Hope Virgo, Author and Mental Health Campaigner has kindly provided this guest post for the Axcis blog.
I always struggled quite a bit when I was growing up with my emotions. I hated feeling anything but particularly distressing things. I often felt quite lost, and alone. But being who I was, I would always try and put on that brave face. Push further forward and make myself feel okay. Maybe that was why I was so suited to Anorexia when she knocked on my door when I was 13 years old.
I didn’t really understand it at first, I didn’t understand why I had this voice in my head. But I liked it at the same time. I liked the fact that it gave me real purpose every single day. When I did what it told me to do I got this sense of achievement, value, satisfaction and it praised me. She made me believe that her way was the best way to live my life. It was like my little secret and I didn’t have to tell anyone else about it. I just kept it completely secret and that was the best part of it.
The deeper that relationship grew the more I longed for it and did what it wanted me to. I became completely fixated on making it happy all the time. When I didn’t do enough for it I would shut down, and feel guilty.
Little did I know that the Anorexia that I thought was my actual best friend was slowly but surely killing me. Sucking all life out of me. Fast forward those four years and I was an outpatient at CAMHs still feeling unable to do anything to tackle this. But now the Anorexia was not making me happy but instead making me completely miserable. I would lay in bed in the evenings completely lost in my own head. Feeling completely alone and struggling. All I wanted was for that voice in my head to stop. To stop beating me up, telling me I wasn’t doing enough… I had done what it wanted but that wasn’t enough anymore. Nothing was enough. I used to lay there in bed just wishing everything would stop.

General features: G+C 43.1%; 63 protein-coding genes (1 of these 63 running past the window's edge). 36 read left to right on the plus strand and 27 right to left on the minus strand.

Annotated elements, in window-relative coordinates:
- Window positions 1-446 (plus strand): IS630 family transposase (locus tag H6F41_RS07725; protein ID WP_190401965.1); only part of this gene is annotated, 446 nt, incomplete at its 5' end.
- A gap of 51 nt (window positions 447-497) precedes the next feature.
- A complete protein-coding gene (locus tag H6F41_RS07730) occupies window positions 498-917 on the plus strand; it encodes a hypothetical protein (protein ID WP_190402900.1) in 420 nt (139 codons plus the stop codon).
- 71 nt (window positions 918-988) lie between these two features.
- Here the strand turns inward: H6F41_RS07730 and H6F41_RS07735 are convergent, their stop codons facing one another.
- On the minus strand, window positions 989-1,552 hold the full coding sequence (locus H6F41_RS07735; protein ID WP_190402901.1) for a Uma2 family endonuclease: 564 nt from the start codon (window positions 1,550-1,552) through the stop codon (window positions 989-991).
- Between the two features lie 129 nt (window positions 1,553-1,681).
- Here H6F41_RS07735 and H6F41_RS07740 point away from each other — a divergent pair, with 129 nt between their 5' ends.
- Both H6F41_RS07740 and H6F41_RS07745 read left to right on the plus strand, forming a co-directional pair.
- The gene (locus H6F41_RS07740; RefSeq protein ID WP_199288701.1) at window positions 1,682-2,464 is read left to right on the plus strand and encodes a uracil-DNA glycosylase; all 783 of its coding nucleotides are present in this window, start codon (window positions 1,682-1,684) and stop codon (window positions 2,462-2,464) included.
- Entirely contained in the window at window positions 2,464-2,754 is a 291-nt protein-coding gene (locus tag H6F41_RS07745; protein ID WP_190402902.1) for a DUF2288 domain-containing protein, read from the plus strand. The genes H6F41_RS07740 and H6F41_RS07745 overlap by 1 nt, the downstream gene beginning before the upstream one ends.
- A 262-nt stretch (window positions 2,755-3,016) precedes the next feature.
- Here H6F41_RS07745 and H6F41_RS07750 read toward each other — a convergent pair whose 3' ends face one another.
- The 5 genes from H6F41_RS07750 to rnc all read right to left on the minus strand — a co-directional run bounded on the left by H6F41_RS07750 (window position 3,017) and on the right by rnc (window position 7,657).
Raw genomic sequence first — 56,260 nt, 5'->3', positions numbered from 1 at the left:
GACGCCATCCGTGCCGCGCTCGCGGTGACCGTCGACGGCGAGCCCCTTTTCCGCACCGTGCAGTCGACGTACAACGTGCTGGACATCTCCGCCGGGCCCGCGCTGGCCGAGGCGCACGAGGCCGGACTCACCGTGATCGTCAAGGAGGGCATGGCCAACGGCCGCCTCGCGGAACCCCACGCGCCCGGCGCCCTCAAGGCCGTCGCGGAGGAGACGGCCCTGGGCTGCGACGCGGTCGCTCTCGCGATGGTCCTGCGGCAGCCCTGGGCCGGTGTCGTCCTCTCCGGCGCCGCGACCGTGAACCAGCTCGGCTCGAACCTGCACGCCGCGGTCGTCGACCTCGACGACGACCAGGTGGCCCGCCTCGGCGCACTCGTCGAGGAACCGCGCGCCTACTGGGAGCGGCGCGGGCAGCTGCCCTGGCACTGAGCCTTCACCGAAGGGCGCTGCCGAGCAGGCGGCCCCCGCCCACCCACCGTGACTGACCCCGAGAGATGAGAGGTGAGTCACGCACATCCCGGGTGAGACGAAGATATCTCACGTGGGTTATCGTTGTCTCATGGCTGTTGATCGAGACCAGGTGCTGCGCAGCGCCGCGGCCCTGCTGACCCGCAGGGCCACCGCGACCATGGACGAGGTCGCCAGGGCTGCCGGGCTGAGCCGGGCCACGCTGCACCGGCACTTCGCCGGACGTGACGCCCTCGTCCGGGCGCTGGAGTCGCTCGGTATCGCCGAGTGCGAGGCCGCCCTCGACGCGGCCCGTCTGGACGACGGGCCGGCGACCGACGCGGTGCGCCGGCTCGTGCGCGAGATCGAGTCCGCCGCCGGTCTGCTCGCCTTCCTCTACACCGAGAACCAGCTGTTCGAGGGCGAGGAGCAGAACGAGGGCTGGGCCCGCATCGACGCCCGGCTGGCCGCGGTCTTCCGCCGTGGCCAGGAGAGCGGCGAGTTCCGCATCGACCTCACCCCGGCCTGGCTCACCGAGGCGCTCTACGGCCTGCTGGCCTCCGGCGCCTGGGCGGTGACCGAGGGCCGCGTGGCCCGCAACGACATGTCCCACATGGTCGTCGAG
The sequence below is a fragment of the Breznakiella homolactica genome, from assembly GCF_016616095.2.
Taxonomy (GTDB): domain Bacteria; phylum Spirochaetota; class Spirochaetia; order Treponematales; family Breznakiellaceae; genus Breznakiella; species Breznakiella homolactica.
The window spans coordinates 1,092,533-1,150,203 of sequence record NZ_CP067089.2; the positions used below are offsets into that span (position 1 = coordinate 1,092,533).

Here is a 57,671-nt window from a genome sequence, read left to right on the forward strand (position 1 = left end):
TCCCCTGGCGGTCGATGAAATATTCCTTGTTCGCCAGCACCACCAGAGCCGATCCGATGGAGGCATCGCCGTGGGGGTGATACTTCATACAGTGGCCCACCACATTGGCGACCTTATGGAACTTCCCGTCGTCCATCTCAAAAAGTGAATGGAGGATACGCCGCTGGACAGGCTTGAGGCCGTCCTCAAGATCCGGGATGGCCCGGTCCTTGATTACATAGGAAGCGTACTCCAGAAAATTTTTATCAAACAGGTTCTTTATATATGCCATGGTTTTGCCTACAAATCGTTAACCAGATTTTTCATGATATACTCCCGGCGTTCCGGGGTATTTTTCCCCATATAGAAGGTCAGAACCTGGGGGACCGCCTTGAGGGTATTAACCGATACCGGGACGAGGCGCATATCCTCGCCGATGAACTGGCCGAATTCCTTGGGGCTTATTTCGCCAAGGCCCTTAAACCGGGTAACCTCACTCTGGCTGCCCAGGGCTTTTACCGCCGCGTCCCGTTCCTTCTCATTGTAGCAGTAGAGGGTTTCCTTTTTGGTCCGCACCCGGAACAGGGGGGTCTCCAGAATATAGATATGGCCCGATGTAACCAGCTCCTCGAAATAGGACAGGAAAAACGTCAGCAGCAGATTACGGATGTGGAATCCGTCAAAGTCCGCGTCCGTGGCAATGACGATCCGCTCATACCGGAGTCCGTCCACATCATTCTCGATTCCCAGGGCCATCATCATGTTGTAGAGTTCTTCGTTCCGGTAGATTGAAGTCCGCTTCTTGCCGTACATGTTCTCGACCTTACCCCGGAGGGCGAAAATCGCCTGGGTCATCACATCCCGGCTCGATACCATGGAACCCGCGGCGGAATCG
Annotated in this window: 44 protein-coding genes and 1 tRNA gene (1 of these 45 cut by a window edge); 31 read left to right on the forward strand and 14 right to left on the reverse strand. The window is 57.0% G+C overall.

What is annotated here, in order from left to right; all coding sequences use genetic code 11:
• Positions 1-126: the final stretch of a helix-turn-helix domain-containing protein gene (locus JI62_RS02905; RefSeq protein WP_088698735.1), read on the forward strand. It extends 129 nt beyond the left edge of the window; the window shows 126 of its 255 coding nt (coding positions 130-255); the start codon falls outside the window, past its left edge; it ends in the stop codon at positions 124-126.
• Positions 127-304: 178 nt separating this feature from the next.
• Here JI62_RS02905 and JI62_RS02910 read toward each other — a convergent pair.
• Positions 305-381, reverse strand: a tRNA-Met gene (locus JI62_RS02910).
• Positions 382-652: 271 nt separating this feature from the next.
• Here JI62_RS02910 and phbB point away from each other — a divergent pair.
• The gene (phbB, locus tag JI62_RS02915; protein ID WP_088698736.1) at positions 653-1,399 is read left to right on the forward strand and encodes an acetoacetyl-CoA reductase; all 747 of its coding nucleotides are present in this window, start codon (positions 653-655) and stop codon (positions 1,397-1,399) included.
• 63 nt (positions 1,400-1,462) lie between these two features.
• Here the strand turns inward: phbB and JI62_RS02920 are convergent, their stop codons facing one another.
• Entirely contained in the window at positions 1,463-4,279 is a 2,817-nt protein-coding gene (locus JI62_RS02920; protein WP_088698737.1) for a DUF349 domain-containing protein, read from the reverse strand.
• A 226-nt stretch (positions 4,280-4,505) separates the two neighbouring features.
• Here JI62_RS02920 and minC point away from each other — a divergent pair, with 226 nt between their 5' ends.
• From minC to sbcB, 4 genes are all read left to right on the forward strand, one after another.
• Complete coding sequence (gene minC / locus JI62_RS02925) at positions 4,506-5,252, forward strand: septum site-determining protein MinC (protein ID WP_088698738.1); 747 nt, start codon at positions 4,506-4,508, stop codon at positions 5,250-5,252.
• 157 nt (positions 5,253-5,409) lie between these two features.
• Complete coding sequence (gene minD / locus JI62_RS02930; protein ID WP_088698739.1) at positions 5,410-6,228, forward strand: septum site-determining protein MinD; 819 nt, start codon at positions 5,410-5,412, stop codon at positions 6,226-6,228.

After six months at CAMHs, with a failing heart, yellowing skin, my hair falling out, I was admitted to a mental health hospital. As I stood there in the entrance, tears streaming down my face I begged my Mum to give me one more chance to make this okay. By this point it was just too late.
What would have helped me?
I don’t want this to turn in to a blame game but a few things that would have helped:
- Having space to talk about how I felt; making space to sit and listen, phone free time when this is happening and really taking that time out to talk
- Learning about healthy eating and healthy exercise: we live in a society where everything is so focussed on calories and image. Where people are constantly being judged. We have a role to educate people about healthy eating and exercise but at the same time make sure that people are not getting fixated on calories. We need to get rid of the messaging that calories are a bad thing
- Having some understanding of mental health. This is crucial for everyone and we need to find a way to instil mental health in to everyday teaching and within the curriculum – this will help individuals build up their resilience to take on life